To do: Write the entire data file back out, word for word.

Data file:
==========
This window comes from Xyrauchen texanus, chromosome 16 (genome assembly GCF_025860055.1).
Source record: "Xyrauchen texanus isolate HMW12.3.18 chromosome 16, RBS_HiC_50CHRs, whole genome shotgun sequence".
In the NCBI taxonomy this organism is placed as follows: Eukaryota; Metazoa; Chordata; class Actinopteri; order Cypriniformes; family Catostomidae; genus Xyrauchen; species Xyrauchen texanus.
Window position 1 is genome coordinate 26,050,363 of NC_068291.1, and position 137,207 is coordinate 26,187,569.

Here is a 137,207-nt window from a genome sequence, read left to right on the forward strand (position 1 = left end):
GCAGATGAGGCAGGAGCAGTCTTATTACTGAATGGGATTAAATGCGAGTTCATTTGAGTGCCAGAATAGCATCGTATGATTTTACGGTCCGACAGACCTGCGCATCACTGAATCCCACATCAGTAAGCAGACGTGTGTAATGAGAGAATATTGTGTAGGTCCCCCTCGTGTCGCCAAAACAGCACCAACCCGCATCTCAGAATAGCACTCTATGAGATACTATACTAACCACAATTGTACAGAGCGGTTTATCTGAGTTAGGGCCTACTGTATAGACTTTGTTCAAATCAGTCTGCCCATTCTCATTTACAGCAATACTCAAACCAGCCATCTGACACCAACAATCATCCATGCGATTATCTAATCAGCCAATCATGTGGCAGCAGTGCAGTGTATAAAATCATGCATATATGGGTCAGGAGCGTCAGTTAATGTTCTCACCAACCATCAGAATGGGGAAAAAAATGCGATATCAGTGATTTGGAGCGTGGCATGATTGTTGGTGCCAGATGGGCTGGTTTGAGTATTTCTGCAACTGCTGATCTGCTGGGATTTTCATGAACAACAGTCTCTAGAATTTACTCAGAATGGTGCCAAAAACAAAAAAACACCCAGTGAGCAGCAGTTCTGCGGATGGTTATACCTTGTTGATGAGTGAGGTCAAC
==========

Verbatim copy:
This window comes from Xyrauchen texanus, chromosome 16 (genome assembly GCF_025860055.1).
Source record: "Xyrauchen texanus isolate HMW12.3.18 chromosome 16, RBS_HiC_50CHRs, whole genome shotgun sequence".
In the NCBI taxonomy this organism is placed as follows: Eukaryota; Metazoa; Chordata; class Actinopteri; order Cypriniformes; family Catostomidae; genus Xyrauchen; species Xyrauchen texanus.
Window position 1 is genome coordinate 26,050,363 of NC_068291.1, and position 137,207 is coordinate 26,187,569.

Here is a 137,207-nt window from a genome sequence, read left to right on the forward strand (position 1 = left end):
GCAGATGAGGCAGGAGCAGTCTTATTACTGAATGGGATTAAATGCGAGTTCATTTGAGTGCCAGAATAGCATCGTATGATTTTACGGTCCGACAGACCTGCGCATCACTGAATCCCACATCAGTAAGCAGACGTGTGTAATGAGAGAATATTGTGTAGGTCCCCCTCGTGTCGCCAAAACAGCACCAACCCGCATCTCAGAATAGCACTCTATGAGATACTATACTAACCACAATTGTACAGAGCGGTTTATCTGAGTTAGGGCCTACTGTATAGACTTTGTTCAAATCAGTCTGCCCATTCTCATTTACAGCAATACTCAAACCAGCCATCTGACACCAACAATCATCCATGCGATTATCTAATCAGCCAATCATGTGGCAGCAGTGCAGTGTATAAAATCATGCATATATGGGTCAGGAGCGTCAGTTAATGTTCTCACCAACCATCAGAATGGGGAAAAAAATGCGATATCAGTGATTTGGAGCGTGGCATGATTGTTGGTGCCAGATGGGCTGGTTTGAGTATTTCTGCAACTGCTGATCTGCTGGGATTTTCATGAACAACAGTCTCTAGAATTTACTCAGAATGGTGCCAAAAACAAAAAAACACCCAGTGAGCAGCAGTTCTGCGGATGGTTATACCTTGTTGATGAGTGAGGTCAAC